The Man Who Gave Freddy a Face
By Michael Cart
The legions of Freddy the Pig fans will know that in the very first Freddy book (To and Again), our friend Freddy wasn’t the hero; he was just one of the thirteen Bean Farm animals who took a vacation trip to Florida. Similarly in the second volume in the then nascent series (More To and Again in which the gang journeyed to the North Pole) Freddy was, at best, a co-star. Yet by volume three (Freddy the Detective), the plucky pig was front and center, the indisputable star. How did this evolution come to pass? Well, when Walter R. Brooks, Freddy’s creator, was asked why a pig instead of a dog or a cat should have become his “permanent hero,” he mused in reply, “Perhaps it is because Kurt Wiese draws such very sympathetic pigs.”
The simpatico Wiese (pronounced we-see) (unless you’re German, in which case you’d pronounce it vee-zuh) was, of course, the man who – with dash and verve — illustrated all twenty-six Freddy books; the man who gave Freddy a face (and a full figure!). With more than four hundred books to his credit, Wiese was one of the most prolific – and gifted — children’s book illustrators of the twentieth century. The critic Barbara Bader has written that Wiese had “an outstanding visual memory. He could work in a variety of mediums and styles, draw animals and people with equal sympathy, convey ideas and information effectively, and he became, almost immediately, the most versatile and productive artist in the field of children’s books.” How’s that for high praise?
Like many other celebrated illustrators who began working in the U.S. in the 1920s and ‘30s, Wiese (1887-1974) was an immigrant, having been born in Minden, Germany, where, as he put it, he grew up “under a remarkable collection of paintings of the Dusseldorf School.” Nevertheless he was not encouraged to study art; instead being sent to Hamburg to learn the ins and outs of the import-export trade. “After being able to count the threads of a ten shilling shirting just by feeling it with my hand,” he once recalled, “I was sent out to China.” Arriving in 1909 when he was just twenty-two, he spent the next five years traveling, trading, and becoming conversant in Chinese. With the outbreak of World War I, he was taken prisoner by the Japanese in 1914 and turned over to the British. The next five years were spent as a prisoner of war, one year in Hong Kong and four in Australia. It was there that he discovered his gift for illustration. “Deeply impressed by the landscape and the animal world of Australia, I began to take up drawing and writing.” Returning to Germany in 1919 with a bulging sketchbook, he worked for four years designing children’s books and sets for a film company. Then, longing, he said, “to live under a warm sun again,” he set sail for Brazil in 1923 and spent a year “traveling through jungles, surviving a revolution, and meeting Indians.” Following these adventures he settled down and spent the next three years illustrating textbooks and children’s books for a Brazilian publisher. He also did work for a newspaper, drawing cartoons and producing a weekly children’s page.
Then came 1927 and “Wanderlust again,” Wiese recalled. “This time, the call of the North. I landed,” he continued, “on a gray winter morning at a snow-covered pier in Hoboken, New Jersey, was taken to Ellis Island for a glass of milk and a sandwich and then came long weeks of traveling through the canyons of Manhattan with a collection of sample drawings under my arm.”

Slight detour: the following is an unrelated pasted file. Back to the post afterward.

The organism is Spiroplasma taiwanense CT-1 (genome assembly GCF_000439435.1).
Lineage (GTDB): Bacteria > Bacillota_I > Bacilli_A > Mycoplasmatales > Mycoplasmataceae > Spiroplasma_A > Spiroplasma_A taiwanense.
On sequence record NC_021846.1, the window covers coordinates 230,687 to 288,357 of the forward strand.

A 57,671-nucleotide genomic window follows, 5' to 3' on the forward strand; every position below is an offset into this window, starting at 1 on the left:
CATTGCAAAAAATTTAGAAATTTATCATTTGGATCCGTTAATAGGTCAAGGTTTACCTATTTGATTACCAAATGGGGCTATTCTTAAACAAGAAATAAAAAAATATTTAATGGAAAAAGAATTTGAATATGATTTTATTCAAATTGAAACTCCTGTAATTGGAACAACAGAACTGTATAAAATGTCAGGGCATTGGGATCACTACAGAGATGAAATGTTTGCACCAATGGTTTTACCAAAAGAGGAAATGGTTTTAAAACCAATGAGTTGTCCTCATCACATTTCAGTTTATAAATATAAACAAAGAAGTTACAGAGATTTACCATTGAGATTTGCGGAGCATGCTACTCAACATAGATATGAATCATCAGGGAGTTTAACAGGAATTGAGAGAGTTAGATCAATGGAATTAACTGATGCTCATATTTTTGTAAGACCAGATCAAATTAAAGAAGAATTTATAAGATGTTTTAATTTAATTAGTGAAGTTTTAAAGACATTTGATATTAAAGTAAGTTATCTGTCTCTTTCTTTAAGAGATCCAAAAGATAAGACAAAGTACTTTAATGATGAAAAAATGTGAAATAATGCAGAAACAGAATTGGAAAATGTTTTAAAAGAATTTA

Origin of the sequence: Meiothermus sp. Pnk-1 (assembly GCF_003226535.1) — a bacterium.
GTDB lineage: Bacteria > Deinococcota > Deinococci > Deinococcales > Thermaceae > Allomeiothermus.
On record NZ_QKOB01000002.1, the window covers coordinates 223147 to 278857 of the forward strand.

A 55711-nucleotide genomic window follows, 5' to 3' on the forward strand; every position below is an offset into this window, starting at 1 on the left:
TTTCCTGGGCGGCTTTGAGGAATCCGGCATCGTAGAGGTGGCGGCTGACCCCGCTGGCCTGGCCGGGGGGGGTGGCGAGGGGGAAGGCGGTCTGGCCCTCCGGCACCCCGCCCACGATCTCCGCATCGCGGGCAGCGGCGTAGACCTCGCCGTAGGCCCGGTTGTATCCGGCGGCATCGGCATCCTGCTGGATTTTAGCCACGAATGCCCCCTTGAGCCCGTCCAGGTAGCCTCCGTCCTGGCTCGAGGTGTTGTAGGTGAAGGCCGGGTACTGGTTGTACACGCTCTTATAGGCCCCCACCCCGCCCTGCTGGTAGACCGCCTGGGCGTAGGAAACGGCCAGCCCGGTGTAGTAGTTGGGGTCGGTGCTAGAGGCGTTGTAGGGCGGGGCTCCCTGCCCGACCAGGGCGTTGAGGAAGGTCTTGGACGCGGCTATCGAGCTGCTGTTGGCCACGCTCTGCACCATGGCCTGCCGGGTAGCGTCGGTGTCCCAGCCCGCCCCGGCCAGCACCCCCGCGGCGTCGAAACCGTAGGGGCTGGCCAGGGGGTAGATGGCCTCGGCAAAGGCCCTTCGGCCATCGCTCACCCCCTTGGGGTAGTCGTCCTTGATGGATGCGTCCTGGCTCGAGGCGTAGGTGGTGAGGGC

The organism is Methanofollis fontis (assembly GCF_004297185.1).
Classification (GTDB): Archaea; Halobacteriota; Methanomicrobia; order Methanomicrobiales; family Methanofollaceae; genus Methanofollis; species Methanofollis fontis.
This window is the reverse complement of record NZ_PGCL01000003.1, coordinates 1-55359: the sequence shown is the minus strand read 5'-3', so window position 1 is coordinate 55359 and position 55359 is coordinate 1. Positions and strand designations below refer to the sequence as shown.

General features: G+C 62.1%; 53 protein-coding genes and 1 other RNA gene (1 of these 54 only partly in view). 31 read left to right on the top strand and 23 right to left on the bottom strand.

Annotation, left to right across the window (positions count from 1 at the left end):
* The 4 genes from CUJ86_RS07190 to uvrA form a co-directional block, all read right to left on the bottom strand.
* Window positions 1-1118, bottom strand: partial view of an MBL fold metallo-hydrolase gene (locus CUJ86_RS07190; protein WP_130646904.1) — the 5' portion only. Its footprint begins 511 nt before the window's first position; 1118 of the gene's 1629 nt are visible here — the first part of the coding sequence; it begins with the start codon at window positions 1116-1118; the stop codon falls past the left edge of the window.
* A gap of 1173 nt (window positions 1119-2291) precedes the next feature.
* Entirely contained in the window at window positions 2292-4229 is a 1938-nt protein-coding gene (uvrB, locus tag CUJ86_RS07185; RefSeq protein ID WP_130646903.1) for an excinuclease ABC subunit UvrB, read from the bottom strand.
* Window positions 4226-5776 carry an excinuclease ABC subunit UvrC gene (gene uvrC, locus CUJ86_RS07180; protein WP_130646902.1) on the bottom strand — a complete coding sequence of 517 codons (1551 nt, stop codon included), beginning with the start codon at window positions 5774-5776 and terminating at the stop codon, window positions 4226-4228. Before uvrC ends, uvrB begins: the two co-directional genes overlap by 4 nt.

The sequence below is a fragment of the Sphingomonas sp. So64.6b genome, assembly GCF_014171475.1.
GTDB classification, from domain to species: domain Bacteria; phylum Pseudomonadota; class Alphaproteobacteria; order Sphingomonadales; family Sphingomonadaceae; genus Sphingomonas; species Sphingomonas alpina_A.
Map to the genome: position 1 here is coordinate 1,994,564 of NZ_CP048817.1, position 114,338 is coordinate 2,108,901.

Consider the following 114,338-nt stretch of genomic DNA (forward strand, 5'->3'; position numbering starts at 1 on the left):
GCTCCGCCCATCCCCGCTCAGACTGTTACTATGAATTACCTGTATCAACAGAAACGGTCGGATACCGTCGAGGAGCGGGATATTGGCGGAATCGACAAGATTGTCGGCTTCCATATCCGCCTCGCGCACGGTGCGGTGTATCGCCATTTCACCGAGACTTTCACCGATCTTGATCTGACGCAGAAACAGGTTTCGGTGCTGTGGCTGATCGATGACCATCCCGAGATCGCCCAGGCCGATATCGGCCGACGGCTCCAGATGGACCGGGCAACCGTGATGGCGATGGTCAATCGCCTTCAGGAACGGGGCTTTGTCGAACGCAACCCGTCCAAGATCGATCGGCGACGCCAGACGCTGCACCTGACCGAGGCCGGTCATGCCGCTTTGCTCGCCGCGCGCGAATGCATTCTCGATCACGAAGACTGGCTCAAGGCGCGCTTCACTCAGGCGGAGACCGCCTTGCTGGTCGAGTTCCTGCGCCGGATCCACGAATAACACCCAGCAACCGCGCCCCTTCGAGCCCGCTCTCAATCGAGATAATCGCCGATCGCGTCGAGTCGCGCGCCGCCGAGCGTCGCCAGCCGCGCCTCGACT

History suggests that not too many of those weeks were actually spent trudging through Manhattan canyons, since a job with Collier’s Weekly magazine soon materialized followed by his first two book commissions. By 1929 his career was in full flower as he demonstrated by illustrating the first American edition of Felix Salten’s immortal Bambi. Though he may be best remembered for his remarkably fluid and dynamic line drawings (as in the Freddy books), he was also a master of the technique he used in Bambi: the lithograph. His work in color lithography is especially notable as in the case of Phil Stong’s beautiful Newbery Honor book Honk the Moose (Wiese had nearly as fruitful a collaboration with Stong as with Brooks, the two men working together on fourteen books).
It was Wiese’s life in China that seems to have left the most indelible mark on both his visual memory and its manifestation in his work. “He put the stamp of his style on China for a generation,” Bader observes. Indeed, two of the nineteen books he both wrote and illustrated – You Can Write Chinese and Fish in the Air – were each Caldecott Honor Books. More fondly remembered, perhaps, are the illustrations hedid for Marjorie Flack’s classic The Story about Ping, the tale of a little Chinese duck who is the last to reach the houseboat in the evening and to receive a “Spank!” for his troubles. Ping is historically important for having been one of the first American picture books to have been written by one talent and illustrated by another. Previously picture books had been both written and illustrated by the same person.
If China lived in Wiese’s memory, the man himself lived, more prosaically, in New Jersey. Recalling his early days in America he once said, “I married and bought a little farmhouse at the edge of the woods which cover the rocky banks of the Delaware River about twenty-five miles above Trenton, New Jersey. It’s a good life. I can sit at my window and the animals come to me. They make me understand how they live.”
Is it too much to hope that one of those animals was a talking pig named Freddy?
From Google Images:
Here is an illustrated bibliography of children’s books illustrated by Kurt Wiese:
Kurt Wiese’s obituary from The New York Times: